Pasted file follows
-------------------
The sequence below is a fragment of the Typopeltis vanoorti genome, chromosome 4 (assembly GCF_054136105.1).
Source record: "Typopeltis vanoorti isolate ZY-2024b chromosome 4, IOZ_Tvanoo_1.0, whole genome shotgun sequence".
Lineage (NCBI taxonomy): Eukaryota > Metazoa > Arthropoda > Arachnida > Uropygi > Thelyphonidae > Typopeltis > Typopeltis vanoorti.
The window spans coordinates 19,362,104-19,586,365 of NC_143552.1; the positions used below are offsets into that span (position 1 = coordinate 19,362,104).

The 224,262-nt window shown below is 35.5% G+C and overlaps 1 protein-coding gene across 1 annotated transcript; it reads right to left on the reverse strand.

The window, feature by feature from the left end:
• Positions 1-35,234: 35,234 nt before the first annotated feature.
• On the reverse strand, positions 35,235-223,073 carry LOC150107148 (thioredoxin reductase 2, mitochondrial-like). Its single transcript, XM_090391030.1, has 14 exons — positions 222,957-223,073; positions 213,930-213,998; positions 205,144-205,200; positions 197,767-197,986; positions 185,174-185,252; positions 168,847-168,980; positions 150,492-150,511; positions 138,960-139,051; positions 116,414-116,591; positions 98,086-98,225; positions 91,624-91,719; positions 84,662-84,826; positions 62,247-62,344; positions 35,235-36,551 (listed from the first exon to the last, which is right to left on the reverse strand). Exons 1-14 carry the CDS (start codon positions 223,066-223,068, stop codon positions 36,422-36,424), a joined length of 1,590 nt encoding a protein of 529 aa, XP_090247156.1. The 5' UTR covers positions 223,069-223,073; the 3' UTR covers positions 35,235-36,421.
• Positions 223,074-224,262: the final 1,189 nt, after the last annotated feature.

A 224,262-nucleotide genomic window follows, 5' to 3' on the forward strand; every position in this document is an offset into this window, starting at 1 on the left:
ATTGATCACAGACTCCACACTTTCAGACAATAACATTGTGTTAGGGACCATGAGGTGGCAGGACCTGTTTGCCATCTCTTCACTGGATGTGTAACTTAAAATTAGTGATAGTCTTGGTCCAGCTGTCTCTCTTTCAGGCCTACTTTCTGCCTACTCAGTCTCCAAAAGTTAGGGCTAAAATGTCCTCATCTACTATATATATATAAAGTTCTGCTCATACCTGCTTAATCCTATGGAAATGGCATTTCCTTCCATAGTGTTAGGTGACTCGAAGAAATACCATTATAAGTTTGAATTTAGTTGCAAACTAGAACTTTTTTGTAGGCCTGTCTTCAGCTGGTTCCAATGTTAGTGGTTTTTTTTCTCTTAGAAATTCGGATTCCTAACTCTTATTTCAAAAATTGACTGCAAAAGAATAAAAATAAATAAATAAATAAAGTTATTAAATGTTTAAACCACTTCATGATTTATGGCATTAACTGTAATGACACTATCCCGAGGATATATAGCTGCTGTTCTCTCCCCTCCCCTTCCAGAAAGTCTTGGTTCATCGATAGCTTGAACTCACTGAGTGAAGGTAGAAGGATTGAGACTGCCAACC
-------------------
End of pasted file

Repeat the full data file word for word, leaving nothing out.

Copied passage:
The sequence below is a fragment of the Typopeltis vanoorti genome, chromosome 4 (assembly GCF_054136105.1).
Source record: "Typopeltis vanoorti isolate ZY-2024b chromosome 4, IOZ_Tvanoo_1.0, whole genome shotgun sequence".
Lineage (NCBI taxonomy): Eukaryota > Metazoa > Arthropoda > Arachnida > Uropygi > Thelyphonidae > Typopeltis > Typopeltis vanoorti.
The window spans coordinates 19,362,104-19,586,365 of NC_143552.1; the positions used below are offsets into that span (position 1 = coordinate 19,362,104).

The 224,262-nt window shown below is 35.5% G+C and overlaps 1 protein-coding gene across 1 annotated transcript; it reads right to left on the reverse strand.

The window, feature by feature from the left end:
• Positions 1-35,234: 35,234 nt before the first annotated feature.
• On the reverse strand, positions 35,235-223,073 carry LOC150107148 (thioredoxin reductase 2, mitochondrial-like). Its single transcript, XM_090391030.1, has 14 exons — positions 222,957-223,073; positions 213,930-213,998; positions 205,144-205,200; positions 197,767-197,986; positions 185,174-185,252; positions 168,847-168,980; positions 150,492-150,511; positions 138,960-139,051; positions 116,414-116,591; positions 98,086-98,225; positions 91,624-91,719; positions 84,662-84,826; positions 62,247-62,344; positions 35,235-36,551 (listed from the first exon to the last, which is right to left on the reverse strand). Exons 1-14 carry the CDS (start codon positions 223,066-223,068, stop codon positions 36,422-36,424), a joined length of 1,590 nt encoding a protein of 529 aa, XP_090247156.1. The 5' UTR covers positions 223,069-223,073; the 3' UTR covers positions 35,235-36,421.
• Positions 223,074-224,262: the final 1,189 nt, after the last annotated feature.

A 224,262-nucleotide genomic window follows, 5' to 3' on the forward strand; every position in this document is an offset into this window, starting at 1 on the left:
ATTGATCACAGACTCCACACTTTCAGACAATAACATTGTGTTAGGGACCATGAGGTGGCAGGACCTGTTTGCCATCTCTTCACTGGATGTGTAACTTAAAATTAGTGATAGTCTTGGTCCAGCTGTCTCTCTTTCAGGCCTACTTTCTGCCTACTCAGTCTCCAAAAGTTAGGGCTAAAATGTCCTCATCTACTATATATATATAAAGTTCTGCTCATACCTGCTTAATCCTATGGAAATGGCATTTCCTTCCATAGTGTTAGGTGACTCGAAGAAATACCATTATAAGTTTGAATTTAGTTGCAAACTAGAACTTTTTTGTAGGCCTGTCTTCAGCTGGTTCCAATGTTAGTGGTTTTTTTTCTCTTAGAAATTCGGATTCCTAACTCTTATTTCAAAAATTGACTGCAAAAGAATAAAAATAAATAAATAAATAAAGTTATTAAATGTTTAAACCACTTCATGATTTATGGCATTAACTGTAATGACACTATCCCGAGGATATATAGCTGCTGTTCTCTCCCCTCCCCTTCCAGAAAGTCTTGGTTCATCGATAGCTTGAACTCACTGAGTGAAGGTAGAAGGATTGAGACTGCCAACC